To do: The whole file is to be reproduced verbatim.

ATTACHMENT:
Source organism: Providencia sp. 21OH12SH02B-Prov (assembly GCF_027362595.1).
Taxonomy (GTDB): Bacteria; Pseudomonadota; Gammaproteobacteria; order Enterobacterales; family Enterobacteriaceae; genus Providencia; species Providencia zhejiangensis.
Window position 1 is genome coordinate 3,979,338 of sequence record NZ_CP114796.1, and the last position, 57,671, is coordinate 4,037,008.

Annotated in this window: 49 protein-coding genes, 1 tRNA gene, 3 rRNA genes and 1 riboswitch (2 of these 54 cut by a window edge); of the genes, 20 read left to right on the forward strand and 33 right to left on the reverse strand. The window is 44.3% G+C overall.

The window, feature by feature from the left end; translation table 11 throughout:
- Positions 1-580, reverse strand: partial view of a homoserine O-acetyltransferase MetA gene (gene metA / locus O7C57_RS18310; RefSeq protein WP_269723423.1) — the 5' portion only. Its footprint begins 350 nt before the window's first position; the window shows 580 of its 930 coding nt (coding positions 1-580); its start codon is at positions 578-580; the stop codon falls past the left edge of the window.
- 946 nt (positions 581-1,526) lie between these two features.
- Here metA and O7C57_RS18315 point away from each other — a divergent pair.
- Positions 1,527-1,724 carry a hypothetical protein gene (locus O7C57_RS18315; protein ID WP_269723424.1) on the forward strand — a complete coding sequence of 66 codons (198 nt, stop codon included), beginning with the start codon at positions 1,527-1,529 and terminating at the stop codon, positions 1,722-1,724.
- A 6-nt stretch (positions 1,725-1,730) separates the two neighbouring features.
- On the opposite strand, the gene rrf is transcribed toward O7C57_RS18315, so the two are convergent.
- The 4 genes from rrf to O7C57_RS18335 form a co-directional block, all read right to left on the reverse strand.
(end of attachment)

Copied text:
Source organism: Providencia sp. 21OH12SH02B-Prov (assembly GCF_027362595.1).
Taxonomy (GTDB): Bacteria; Pseudomonadota; Gammaproteobacteria; order Enterobacterales; family Enterobacteriaceae; genus Providencia; species Providencia zhejiangensis.
Window position 1 is genome coordinate 3,979,338 of sequence record NZ_CP114796.1, and the last position, 57,671, is coordinate 4,037,008.

Annotated in this window: 49 protein-coding genes, 1 tRNA gene, 3 rRNA genes and 1 riboswitch (2 of these 54 cut by a window edge); of the genes, 20 read left to right on the forward strand and 33 right to left on the reverse strand. The window is 44.3% G+C overall.

The window, feature by feature from the left end; translation table 11 throughout:
- Positions 1-580, reverse strand: partial view of a homoserine O-acetyltransferase MetA gene (gene metA / locus O7C57_RS18310; RefSeq protein WP_269723423.1) — the 5' portion only. Its footprint begins 350 nt before the window's first position; the window shows 580 of its 930 coding nt (coding positions 1-580); its start codon is at positions 578-580; the stop codon falls past the left edge of the window.
- 946 nt (positions 581-1,526) lie between these two features.
- Here metA and O7C57_RS18315 point away from each other — a divergent pair.
- Positions 1,527-1,724 carry a hypothetical protein gene (locus O7C57_RS18315; protein ID WP_269723424.1) on the forward strand — a complete coding sequence of 66 codons (198 nt, stop codon included), beginning with the start codon at positions 1,527-1,529 and terminating at the stop codon, positions 1,722-1,724.
- A 6-nt stretch (positions 1,725-1,730) separates the two neighbouring features.
- On the opposite strand, the gene rrf is transcribed toward O7C57_RS18315, so the two are convergent.
- The 4 genes from rrf to O7C57_RS18335 form a co-directional block, all read right to left on the reverse strand.